A Mandate to Save the Meramec
It was July 4, 1974, Independence Day, but the memory is as clear as though it happened yesterday. The prow of our canoe had hardly touched the gravel when my canoe partner jumped out, planted her feet solidly on the gravel bar, put her hands on her hips, turned to face me, and with trembling lips declared, "Daddy, you've got to do something!"
This passionate mandate was issued by my young daughter, JJ. The scene was the end of a memorable family float trip on part of the Upper Meramec River, a river apparently doomed to be dammed by the U.S. Army Corps of Engineers. I was floating the river that day because the U.S. Fish and Wildlife Service and Missouri Department of Conservation had decided to "reinvestigate" the impacts of the proposed dam on this particular stretch of the river. I was the MDC employee assigned to assist with this effort.
As we meandered downstream, I pointed out proposed reservoir levels, as well as what would be lost. Lost bluffs, lost riffles, lost overhanging branches, lost gravel bars, lost places to seine for fish. We would be losing a river, a legacy and a way of life. These were changes JJ and Jeff could comprehend.
My son, Jeff, and JJ grew quieter as we pulled out at the site of the soon-to-be-constructed dam. Surveyors' ribbons festooned nearby trees. A cleared path ran perpendicular to the river up the bluffs on both sides, creating a scar marking where the centerline of the dam would be.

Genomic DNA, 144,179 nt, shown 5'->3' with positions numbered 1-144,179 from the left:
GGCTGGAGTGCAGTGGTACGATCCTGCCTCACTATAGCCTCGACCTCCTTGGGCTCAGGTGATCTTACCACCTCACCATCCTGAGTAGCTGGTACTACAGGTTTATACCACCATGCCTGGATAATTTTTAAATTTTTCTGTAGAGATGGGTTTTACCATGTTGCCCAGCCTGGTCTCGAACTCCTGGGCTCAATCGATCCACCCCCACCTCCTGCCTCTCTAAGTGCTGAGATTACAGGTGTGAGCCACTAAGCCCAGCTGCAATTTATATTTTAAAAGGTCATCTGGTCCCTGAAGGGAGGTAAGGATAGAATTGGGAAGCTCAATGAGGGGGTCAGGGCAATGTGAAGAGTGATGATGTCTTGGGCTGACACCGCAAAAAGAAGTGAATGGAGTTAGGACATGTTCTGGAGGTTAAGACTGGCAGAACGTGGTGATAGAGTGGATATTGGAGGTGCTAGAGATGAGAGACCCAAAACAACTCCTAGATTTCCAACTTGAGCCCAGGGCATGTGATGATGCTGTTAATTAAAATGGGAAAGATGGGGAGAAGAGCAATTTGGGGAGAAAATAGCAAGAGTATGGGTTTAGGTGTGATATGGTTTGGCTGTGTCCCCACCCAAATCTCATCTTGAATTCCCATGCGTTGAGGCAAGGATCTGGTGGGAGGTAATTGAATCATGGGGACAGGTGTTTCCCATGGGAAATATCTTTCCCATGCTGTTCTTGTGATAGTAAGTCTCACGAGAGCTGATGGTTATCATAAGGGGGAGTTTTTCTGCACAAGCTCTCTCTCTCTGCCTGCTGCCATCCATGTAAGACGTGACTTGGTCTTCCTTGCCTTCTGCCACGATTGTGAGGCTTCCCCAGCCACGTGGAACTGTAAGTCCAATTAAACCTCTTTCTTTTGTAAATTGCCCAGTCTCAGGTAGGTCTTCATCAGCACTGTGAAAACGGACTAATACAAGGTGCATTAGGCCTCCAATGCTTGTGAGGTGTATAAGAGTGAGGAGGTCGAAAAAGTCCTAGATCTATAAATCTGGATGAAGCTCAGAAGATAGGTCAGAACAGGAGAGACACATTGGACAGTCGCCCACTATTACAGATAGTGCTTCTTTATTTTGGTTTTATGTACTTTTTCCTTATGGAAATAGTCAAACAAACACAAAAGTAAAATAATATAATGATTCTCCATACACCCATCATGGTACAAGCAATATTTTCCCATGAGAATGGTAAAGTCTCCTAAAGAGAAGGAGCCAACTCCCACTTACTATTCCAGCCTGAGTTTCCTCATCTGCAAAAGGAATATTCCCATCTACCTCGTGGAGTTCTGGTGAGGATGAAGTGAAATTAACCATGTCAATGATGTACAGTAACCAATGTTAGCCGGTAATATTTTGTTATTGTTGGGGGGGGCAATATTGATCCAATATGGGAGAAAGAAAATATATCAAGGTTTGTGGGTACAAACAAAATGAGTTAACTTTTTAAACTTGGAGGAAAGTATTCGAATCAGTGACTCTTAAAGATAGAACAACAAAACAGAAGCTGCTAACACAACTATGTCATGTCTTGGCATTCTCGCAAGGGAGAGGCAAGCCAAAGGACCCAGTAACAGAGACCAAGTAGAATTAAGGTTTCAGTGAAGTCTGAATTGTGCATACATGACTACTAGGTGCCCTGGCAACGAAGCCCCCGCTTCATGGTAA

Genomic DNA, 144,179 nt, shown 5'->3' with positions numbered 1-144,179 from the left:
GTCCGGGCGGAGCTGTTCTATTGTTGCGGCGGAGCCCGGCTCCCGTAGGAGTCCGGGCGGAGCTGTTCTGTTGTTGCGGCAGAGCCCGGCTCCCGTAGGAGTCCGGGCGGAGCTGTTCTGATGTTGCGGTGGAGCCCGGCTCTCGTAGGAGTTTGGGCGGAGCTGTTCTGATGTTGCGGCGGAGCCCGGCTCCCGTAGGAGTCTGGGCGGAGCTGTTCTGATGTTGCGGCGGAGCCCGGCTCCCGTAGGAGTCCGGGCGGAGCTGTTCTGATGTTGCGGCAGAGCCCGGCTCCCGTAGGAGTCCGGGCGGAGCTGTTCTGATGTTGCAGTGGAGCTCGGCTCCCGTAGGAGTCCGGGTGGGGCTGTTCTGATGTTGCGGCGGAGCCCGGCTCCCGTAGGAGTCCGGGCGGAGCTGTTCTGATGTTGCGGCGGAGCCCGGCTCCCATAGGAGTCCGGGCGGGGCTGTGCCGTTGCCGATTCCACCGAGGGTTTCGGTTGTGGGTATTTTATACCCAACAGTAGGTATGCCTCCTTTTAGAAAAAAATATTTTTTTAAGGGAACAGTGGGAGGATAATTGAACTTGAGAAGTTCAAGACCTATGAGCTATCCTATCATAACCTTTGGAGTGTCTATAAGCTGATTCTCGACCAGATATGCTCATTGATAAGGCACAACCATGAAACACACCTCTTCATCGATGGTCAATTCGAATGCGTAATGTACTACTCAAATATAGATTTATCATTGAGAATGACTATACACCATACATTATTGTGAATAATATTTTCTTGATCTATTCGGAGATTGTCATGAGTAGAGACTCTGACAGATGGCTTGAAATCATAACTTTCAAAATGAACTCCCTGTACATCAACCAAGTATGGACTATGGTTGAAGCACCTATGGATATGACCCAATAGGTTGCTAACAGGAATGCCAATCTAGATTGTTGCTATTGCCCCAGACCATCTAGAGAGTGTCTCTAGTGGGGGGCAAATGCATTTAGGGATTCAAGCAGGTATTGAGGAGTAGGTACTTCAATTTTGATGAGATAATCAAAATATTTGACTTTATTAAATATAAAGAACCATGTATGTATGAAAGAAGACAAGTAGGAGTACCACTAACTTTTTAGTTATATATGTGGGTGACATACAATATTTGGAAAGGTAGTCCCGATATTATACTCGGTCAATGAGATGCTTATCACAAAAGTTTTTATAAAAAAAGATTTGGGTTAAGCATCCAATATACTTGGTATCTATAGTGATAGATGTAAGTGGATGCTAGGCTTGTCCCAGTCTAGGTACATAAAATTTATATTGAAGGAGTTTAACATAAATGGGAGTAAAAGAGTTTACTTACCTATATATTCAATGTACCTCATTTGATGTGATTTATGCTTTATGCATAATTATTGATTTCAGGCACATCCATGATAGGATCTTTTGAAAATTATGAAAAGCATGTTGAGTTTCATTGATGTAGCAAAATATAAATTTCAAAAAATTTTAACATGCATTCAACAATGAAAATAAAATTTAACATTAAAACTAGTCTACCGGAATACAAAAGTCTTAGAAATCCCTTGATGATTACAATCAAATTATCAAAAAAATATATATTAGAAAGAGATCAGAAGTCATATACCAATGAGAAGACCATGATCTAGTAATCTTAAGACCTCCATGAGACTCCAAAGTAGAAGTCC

Sensing a loss too profound for words, my daughter turned to the adult in her life who was supposed to make everything better and defiantly demanded that I right this wrong. My mission on this project immediately took on a very personal bent.
JJ is now a grown woman with a remarkable conservation career of her own. I'm not sure she recalls that particular float trip or the challenge she hurled at me that day. She will never know the heaviness in my heart as we left the river. I knew that the beauty and soul-refreshing experience my family enjoyed on the Meramec that day was worth its weight in gold. Quantifying that experience into data meaningful to others was to be an all-consuming challenge for the next six years.
To the newest generation of conservation workers, it is worth noting that those were opportune years